Ms. TAYLOR: (As Maggie) Jump where? Into what?

Mr. NEWMAN: (As Brick) Take a lover.

Ms. TAYLOR: (As Maggie) I don't deserve that.

MONDELLO: When you're as gorgeous as Elizabeth Taylor, you often have to fight to be taken seriously as an actress. But in the late '50s and early '60s, she received four consecutive Oscar nominations while dealing not just with superheated fame but with the death of third husband Mike Todd, the scandal of stealing fourth husband Eddie Fisher from Debbie Reynolds and a near-fatal battle with pneumonia.

On the fourth nomination, she took home the Best Actress trophy for playing a slatternly man-trap in "Butterfield Eight." Her voice at the ceremony was even breathier than usual because the Oscars were held so soon after she got out of the hospital that she accepted with a bandage still covering her tracheotomy scar.

(Soundbite of applause)

Ms. TAYLOR: I don't really know how to express my gratitude for this and for everything. I guess all I can do is say thank you. Thank you with all my heart.

MONDELLO: For her next picture, she was back in full voice and being paid the highest salary ever earned by an actress to that point. The part: history's most imperious femme fatale, Cleopatra, in a production so grand she risked being swallowed up by the scenery.

She also had to hold her own opposite the greatest stage actor of his generation: Richard Burton.

(Soundbite of film, "Cleopatra")

Ms. TAYLOR: (As Cleopatra) You will kneel.

Mr. RICHARD BURTON (Actor): (As Mark Antony) I will what?

Ms. TAYLOR: (As Cleopatra) On your knees.

Mr. BURTON: (As Antony) You dare ask the proconsul of the Roman Empire?

Ms. TAYLOR: (As Cleopatra) I asked it of Julius Caesar. I demand it of you.

MONDELLO: Things were friendlier between these two elsewhere in the movie and also off-screen, though both were married at the time. Burton soon became Taylor's fifth husband, also her sixth after a divorce and reconciliation that involved quite a lot of jewelry.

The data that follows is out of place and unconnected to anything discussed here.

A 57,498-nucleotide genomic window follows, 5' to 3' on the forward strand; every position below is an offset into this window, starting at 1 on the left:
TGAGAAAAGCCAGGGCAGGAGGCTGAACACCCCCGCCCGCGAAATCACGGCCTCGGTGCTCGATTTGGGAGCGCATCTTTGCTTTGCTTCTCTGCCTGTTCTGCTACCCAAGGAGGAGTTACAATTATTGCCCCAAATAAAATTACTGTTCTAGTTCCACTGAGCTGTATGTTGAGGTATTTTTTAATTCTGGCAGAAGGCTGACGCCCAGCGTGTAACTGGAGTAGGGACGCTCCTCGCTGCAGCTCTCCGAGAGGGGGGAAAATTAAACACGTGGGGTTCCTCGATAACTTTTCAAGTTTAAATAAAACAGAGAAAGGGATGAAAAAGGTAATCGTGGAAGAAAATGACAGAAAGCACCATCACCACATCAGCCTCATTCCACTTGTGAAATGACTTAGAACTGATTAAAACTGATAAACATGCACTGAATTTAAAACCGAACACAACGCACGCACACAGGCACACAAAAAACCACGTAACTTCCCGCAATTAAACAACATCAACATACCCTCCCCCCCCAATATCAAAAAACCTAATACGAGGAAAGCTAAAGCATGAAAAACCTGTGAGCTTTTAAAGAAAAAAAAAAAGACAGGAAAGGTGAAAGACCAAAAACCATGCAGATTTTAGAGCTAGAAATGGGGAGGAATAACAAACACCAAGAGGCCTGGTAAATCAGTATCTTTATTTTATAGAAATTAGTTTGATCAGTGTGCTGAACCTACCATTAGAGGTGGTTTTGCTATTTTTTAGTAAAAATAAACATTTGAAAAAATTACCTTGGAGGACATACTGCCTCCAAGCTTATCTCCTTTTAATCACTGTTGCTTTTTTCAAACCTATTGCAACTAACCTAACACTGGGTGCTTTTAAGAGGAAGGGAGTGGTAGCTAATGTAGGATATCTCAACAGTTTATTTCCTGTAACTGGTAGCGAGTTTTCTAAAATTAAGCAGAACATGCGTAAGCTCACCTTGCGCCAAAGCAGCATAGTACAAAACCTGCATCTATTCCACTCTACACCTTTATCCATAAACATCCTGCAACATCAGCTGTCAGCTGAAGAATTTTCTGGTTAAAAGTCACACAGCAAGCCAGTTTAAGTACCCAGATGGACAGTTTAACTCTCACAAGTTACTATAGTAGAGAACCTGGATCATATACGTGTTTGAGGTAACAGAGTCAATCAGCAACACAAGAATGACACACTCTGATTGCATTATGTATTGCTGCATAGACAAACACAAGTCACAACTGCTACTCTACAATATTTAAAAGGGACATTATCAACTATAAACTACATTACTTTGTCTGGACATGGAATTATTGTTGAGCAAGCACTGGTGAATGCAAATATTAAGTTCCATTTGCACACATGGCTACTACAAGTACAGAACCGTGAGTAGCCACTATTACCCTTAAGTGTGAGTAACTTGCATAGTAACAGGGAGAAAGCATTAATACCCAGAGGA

But during their first marriage, the tempestuous lovebirds did two pictures based on stage plays that proved Taylor had more range than she'd ever been credited with.

(Soundbite of film, "The Taming of the Shrew")

Ms. TAYLOR: (As Katharina) The door is open, sir. There lies the way. You may be jogging 'til your boots are green. For me, I'll not be gone until I please myself.

MONDELLO: Shakespeare's "Taming of the Shrew," directed by Franco Zeffirelli, and the landmark Edward Albee masterpiece, "Who's Afraid of Virginia Woolf," in which Taylor allowed herself to look haggard and hung-over, as she boozily mocked her academic husband until he could stand it no longer.

(Soundbite of film, "Who's Afraid of Virginia Woolf")

Mr. BURTON: (As George) Stop it, Martha.

Ms. TAYLOR: (As Martha) Like hell I will. You see, George didn't have much push. He wasn't particularly aggressive. In fact, he was sort of a flop, a great, big, fat flop.

(Soundbite of bottle smashing)

Mr. BURTON: (As George) (Unintelligible). Stop it, Martha.

Ms. TAYLOR: (As Martha) I hope that was an empty bottle, George. You can't afford to waste good liquor, not on your salary, not on an associate professor's salary.

MONDELLO: Taylor won another Oscar for her performance, but was so furious at Burton's not being nominated that she refused to pick up the award or thank the academy for it. [POST-BROADCAST CORRECTION: This sentence is incorrect; Richard Burton was nominated for Best Actor.]

As often happened with Taylor, she was forgiven over time - hell, she even made up with Debbie Reynolds eventually - and was gracious when she accepted an honorary Oscar in 1992 for her extensive work in the fight against AIDS.

Her screen presence was much diminished by that time, both by congestive heart failure, which kept her in a wheelchair for most of the last decade, and by the fickleness of Hollywood. Taylor was such a huge star for so long she never got to play the smaller roles that might have allowed her to extend her career as a character actress.

So, late in life, she was known more for those diamonds of hers, her charitable work, and her friendship with Michael Jackson, another superstar who grew up in the public eye, and with whom Taylor understandably felt a special kinship, having started big and gotten far bigger.

(Soundbite of film, "National Velvet")

Ms. TAYLOR: (As Velvet) Were we the best in the world, mother?

Ms. ANNE REVERE (Actor): (As Mrs. Brown) Yes, dear, the best in the world.

MONDELLO: For a long time, she kind of was. I'm Bob Mondello.

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Correction March 23, 2011

This story incorrectly states that Richard Burton was not nominated for an Academy Award for his role in Who's Afraid of Virginia Woolf? He was nominated for Best Actor. Also, MGM did not cast Taylor in A Place in the Sun. MGM lent Taylor to Paramount for the film.